Generation Lost In Digital Space
Folk song hero Don McLean probably isn’t alone in his thinking when he says that, and the man who once sang about “the day the music died,” never really imagined the day when it truly did.
McLean, now 64, isn’t necessarily angry, rather, disappointed at the state of the modern music industry.
His latest album of original songs, 2009’s “Addicted to Black” will probably be his last, according to the music legend who believes printed music is dead, along with the record stores and other places where one used to be able to buy a physical copy of a cd or record. The thrill of un-wrapping your music and reading through the liner notes, then playing it on your stereo is gone. He wants no part in the digital age of music.
“It’s a very democratic technology,” McLean said of the digital music revolution. “But once it extends into other areas of the business such as royalties and other components, it breaks down.”
But regardless of his opinion, one thing doesn’t change and that’s the thrill of playing in front of a live audience.
“That’s what keeps me going,” he said. “It’s the reason why I still do this, because I find it very rewarding.”
Rockaway residents young and old can catch Don McLean live this Saturday night at the new CenterStage at Aviator outdoor concert venue.
McLean keeps his voice and band of musicians in tip top shape and fans, he says, should come to expect a real rock and roll show, featuring his classics as well as some new cuts from “Addicted to Black,” such as the late Princess Diana inspired, “Run Diana Run.”
When asked if “American Pie” would resonate with the general public in the same way it did nearly 40 years ago, McLean said candidly that he didn’t know, but says throughout his career he always felt that the audience knew a good record when they heard it, but is not so sure about today’s generation.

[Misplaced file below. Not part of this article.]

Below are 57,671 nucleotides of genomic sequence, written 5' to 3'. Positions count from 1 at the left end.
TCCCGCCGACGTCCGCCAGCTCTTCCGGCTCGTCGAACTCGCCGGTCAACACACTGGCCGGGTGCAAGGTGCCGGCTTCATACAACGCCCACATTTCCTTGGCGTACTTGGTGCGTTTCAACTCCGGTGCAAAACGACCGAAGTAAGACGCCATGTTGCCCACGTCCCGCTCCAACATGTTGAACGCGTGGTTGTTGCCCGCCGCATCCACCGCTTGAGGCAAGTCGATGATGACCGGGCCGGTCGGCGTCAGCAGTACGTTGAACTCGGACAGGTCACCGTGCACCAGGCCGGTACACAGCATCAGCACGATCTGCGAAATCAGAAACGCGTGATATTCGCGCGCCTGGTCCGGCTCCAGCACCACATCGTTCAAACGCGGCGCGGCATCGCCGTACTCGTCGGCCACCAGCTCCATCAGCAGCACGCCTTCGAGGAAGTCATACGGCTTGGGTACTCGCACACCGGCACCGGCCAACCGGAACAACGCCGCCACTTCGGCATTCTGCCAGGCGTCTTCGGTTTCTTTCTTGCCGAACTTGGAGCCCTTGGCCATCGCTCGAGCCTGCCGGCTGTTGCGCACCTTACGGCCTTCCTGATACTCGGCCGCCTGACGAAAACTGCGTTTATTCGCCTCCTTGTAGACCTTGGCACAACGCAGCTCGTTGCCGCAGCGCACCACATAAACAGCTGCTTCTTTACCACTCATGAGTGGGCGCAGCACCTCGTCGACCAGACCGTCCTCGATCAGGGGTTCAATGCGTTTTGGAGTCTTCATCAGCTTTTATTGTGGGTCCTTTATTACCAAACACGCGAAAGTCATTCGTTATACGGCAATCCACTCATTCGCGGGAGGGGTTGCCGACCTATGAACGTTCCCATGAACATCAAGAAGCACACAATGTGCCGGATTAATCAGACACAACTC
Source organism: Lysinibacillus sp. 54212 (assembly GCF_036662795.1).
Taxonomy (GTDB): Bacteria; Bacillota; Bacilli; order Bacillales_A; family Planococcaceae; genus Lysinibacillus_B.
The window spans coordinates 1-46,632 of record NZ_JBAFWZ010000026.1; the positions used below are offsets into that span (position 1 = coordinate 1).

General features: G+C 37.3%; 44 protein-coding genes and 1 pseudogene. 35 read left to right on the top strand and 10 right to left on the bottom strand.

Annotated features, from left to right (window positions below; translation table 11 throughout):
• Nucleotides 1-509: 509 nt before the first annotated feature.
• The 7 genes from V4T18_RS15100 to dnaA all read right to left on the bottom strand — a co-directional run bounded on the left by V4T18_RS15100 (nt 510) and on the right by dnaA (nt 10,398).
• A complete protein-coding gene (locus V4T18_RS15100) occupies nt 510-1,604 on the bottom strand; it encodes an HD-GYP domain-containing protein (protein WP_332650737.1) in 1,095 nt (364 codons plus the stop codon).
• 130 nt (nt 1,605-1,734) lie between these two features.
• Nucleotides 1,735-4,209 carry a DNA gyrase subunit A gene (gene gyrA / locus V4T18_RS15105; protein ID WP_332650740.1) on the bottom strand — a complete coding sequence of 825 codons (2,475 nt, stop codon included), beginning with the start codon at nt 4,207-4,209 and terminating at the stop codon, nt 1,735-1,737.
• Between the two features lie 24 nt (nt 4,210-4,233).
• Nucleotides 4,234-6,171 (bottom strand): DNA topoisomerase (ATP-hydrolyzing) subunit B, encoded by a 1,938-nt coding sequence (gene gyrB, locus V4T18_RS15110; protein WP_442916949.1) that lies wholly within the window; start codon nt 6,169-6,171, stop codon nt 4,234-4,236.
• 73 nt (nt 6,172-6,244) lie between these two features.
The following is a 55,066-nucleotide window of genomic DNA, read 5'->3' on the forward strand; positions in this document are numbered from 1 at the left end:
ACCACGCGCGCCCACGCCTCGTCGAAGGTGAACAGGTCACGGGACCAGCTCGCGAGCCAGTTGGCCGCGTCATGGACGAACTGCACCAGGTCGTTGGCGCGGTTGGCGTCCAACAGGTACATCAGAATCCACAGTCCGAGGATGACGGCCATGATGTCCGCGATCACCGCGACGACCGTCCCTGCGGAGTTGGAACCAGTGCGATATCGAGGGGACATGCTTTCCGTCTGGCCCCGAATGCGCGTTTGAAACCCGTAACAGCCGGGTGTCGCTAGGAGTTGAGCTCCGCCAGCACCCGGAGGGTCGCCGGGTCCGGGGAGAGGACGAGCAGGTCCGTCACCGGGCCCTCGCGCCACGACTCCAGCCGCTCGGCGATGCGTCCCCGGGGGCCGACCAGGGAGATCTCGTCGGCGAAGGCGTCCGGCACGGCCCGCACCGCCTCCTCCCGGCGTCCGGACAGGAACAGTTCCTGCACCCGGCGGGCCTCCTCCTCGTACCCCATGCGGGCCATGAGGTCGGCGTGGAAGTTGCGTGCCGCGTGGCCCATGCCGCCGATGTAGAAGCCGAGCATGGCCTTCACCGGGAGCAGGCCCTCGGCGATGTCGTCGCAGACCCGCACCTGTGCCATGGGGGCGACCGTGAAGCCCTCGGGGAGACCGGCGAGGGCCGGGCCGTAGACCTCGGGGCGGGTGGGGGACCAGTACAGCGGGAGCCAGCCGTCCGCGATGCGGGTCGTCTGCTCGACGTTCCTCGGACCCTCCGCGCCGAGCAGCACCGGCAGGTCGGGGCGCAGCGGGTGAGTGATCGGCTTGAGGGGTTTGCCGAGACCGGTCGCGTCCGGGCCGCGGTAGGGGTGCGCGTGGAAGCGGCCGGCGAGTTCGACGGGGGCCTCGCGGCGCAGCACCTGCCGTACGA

“I think a good record is a good record and people would be totally thrilled by it,” he said. “But so much of music today is about fashion and how you appear to people instead of the music. But one of the things I always felt was that the audience knew what a great song was.”
But today McLean believes people are failing to understand basic music vocabulary and song structure that make up a good composition, regardless of the type of music it is.
“Writing good songs has been replaced by the notion that a person could do anything they want to do and call it art. But it’s not art, it’s being lazy.”
The recording studio and record companies provided structure in music and it used to be that record companies produced the best music possible, but McLean says that is simply not the case anymore.
For more information on Saturday’s show visit frontgatetickets.com or call 718-758-7500. For everything Don McLean visit www.don-mclean.com.